Obama era hits buffers in Congress |

February 14, 2010 by Post Team 

Obama era hits buffers in Congress | his drive for sweeping change in the deep freeze, President Barack Obama seems unable to bend Congress to his will or coax lawmakers of either party away from rigid ideological positions.

Vital planks of Obama’s agenda, like a health care overhaul, global warming legislation, and financial regulatory reform are stalled amid a winter of political discontent.

And his crusade to drain the bile from Washington is making little headway: political divides seem deeper than when he took office.

Old Washington hands lament the disconnect between the White House and Capitol Hill as a far cry from days when presidents like Democrat Lyndon Johnson and Republican Ronald Reagan bulldozed or charmed bills into law.

Some critics blame Obama for staying above the fray while priority bills stagger under partisan fights or are laden with bloated spending.

Amid a biting economic crisis, Obama is also accused of saddling Congress with an unpopular agenda while voters obsess about huge unemployment.

Some say Obama ran a masterful campaign but has yet to master governing and the mix of flattery and threats needed to cajole Congress.

For example, a Senate jobs package negotiated between Democrats and Republicans was Thursday watered down by Majority leader Harry Reid, leaving questions about Obama’s authority and dashing a victory for bipartisanship.

Early on, Obama got a flurry of bills through Congress, including a 787 billion dollar stimulus plan, but since then his progress has slowed.

The blame does not entirely rest with the White House though, in an age where radicals tug both parties away from the political center.

Compromise-minded lawmakers are all but extinct in a Washington torn by a hyper-partisan riptide.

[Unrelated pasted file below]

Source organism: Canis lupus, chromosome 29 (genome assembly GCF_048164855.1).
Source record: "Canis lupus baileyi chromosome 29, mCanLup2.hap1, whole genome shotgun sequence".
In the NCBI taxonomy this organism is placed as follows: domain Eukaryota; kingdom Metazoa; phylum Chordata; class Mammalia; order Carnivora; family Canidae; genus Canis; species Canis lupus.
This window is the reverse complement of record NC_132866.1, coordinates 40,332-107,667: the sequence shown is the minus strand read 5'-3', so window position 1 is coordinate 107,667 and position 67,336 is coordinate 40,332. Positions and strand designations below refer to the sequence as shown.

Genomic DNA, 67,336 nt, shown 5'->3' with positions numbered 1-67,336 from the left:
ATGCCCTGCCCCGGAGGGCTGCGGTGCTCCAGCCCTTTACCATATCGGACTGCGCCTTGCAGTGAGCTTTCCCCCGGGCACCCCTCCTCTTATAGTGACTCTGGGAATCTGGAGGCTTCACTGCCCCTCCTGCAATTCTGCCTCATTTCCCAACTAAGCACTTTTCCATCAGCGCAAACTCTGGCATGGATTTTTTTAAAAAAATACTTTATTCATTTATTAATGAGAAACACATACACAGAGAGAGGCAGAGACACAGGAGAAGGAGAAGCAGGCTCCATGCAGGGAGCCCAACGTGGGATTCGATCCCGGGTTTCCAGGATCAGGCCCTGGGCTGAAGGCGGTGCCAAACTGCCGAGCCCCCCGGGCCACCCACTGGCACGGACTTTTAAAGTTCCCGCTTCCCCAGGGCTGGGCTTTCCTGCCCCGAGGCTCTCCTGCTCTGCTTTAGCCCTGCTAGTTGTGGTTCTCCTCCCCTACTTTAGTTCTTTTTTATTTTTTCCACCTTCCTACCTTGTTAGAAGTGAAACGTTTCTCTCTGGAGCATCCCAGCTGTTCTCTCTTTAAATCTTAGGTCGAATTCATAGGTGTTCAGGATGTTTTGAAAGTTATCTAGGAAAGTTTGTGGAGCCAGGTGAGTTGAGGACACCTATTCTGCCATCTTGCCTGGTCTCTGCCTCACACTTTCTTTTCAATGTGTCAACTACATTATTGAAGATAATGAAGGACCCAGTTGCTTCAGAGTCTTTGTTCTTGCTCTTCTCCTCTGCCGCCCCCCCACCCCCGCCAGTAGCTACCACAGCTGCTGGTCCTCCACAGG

“Congress is much more polarized now… but so is the wider voting public,” said congressional scholar Professor Steven Smith of Washington University, St. Louis.

Obama also faces a minority Republican Party with no incentive to help a Democratic president pass an agenda they deride as ultra-liberal.

Yet Americans tell pollsters they want both parties working together, a fact reflected in recent Obama overtures to his foes.

He outshone Republican lawmakers at their retreat, called their leaders to the White House to talk jobs and called a health care summit on February 25.

Obama has also rallied Democratic senators, seeking to build support for his policies — though once lofty hopes of generational change now seem pared down.

“He really is trying to reassert himself,” in the legislative arena, said Andrew Dowdle, a professor of politics at the University of Arkansas.

Republicans are exultant. Their capture of the Massachusetts Senate seat held for decades by the late Edward Kennedy broke the Democratic 60-seat filibuster-proof Senate majority.

That gave them power to thwart Obama’s bills, leaving the president needing a Republican vote, as well every Democrat and two independents to pass major legislation.

Obama seems frustrated his own side is firing blanks — arguing that with the votes of 59 of the 100 senators, they are still in control.

“Our party has gone from having the largest Senate majority in a generation to the second largest Senate majority in a generation,” Obama told Senate Democrats this month.

“We’ve got to remember that. We still have to lead.”

But, Dowdle said, compromise may be a pipe dream because “the parties are so polarized compared to where they were 30 years ago.”

Obama warned Republicans their new power means they must help lead their country out of its deep hole — but with mid-term elections on the horizon in November, hope for bipartisanship will likely prove fleeting.

Many Republicans see Obama’s outreach as a trap, fearing he will brand them obstructionist when they refuse to back him.

While the House of Representatives has passed much of Obama’s platform, most big items are blocked in the Senate, where the Democratic caucus is anything but a monolithic voting bloc.

Some Democrats from conservative states have deep qualms about the impact of his program on their own political prospects.

And the few Republican senators who might cast a vote for an Obama priority fear primary challenges from conservatives in their home states.

In some ways, Obama’s change crusade has come up against realities of the US political system.

The government was split into three separate branches by the Founding Fathers to diffuse power and partly to prevent sudden changes of popular sentiment leading to immediate political change.

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